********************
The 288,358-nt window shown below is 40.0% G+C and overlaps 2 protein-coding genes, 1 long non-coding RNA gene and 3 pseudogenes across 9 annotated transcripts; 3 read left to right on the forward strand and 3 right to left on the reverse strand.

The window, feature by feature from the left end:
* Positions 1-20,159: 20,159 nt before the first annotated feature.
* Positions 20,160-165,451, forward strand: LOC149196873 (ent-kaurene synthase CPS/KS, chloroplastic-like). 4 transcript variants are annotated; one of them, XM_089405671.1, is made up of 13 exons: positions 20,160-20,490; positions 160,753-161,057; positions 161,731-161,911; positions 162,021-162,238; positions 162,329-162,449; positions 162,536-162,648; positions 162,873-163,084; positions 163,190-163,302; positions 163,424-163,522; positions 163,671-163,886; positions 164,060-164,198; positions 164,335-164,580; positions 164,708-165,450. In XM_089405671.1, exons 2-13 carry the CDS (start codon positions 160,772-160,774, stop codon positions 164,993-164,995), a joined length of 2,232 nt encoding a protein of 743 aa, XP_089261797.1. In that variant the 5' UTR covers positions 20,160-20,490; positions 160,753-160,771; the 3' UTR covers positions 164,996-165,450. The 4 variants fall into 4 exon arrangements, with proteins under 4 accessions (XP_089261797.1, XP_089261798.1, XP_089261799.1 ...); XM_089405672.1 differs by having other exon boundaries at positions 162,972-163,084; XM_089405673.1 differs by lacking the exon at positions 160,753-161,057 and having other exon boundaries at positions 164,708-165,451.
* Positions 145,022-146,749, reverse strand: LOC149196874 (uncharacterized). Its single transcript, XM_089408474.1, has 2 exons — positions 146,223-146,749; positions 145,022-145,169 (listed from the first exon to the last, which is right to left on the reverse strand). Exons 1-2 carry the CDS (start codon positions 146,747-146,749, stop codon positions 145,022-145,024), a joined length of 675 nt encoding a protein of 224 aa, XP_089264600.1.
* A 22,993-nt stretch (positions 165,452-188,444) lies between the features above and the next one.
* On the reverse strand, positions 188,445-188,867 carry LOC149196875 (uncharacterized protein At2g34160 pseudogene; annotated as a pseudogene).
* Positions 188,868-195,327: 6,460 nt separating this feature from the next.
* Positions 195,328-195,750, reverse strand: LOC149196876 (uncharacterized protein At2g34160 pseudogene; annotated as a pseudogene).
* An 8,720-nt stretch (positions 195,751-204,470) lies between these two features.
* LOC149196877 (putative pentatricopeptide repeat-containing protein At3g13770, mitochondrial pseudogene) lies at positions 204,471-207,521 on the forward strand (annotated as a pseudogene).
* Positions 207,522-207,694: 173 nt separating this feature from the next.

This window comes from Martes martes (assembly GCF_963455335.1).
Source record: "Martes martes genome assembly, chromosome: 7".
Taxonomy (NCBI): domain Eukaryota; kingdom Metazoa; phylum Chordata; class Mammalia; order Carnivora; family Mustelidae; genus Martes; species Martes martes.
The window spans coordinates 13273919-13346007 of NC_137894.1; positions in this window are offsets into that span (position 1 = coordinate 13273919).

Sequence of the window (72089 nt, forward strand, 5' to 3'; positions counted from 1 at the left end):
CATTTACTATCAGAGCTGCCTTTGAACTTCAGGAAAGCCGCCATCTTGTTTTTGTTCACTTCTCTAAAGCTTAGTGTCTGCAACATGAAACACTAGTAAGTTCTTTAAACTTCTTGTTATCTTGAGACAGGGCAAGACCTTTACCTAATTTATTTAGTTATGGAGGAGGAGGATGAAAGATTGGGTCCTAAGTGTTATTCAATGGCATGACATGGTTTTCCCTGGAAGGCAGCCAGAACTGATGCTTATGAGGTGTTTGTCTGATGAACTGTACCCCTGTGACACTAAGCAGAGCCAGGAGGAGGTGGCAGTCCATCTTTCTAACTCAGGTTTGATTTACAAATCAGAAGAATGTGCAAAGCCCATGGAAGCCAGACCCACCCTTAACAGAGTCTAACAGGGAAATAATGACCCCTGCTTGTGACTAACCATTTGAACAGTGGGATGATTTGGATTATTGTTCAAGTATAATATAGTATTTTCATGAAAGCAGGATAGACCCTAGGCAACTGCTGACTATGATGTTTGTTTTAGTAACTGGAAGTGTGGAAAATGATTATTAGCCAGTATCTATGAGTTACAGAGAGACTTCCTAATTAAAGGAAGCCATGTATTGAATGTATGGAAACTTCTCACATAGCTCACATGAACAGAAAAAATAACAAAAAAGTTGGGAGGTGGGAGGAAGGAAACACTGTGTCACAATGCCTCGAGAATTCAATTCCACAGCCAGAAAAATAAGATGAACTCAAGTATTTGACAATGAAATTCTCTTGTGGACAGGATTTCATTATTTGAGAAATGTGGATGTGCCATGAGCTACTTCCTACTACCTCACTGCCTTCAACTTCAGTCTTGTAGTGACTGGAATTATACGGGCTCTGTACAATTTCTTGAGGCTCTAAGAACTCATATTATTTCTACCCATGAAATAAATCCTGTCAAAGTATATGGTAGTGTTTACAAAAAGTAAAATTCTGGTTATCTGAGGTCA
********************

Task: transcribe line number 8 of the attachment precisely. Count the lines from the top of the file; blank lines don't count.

* Positions 188,868-195,327: 6,460 nt separating this feature from the next.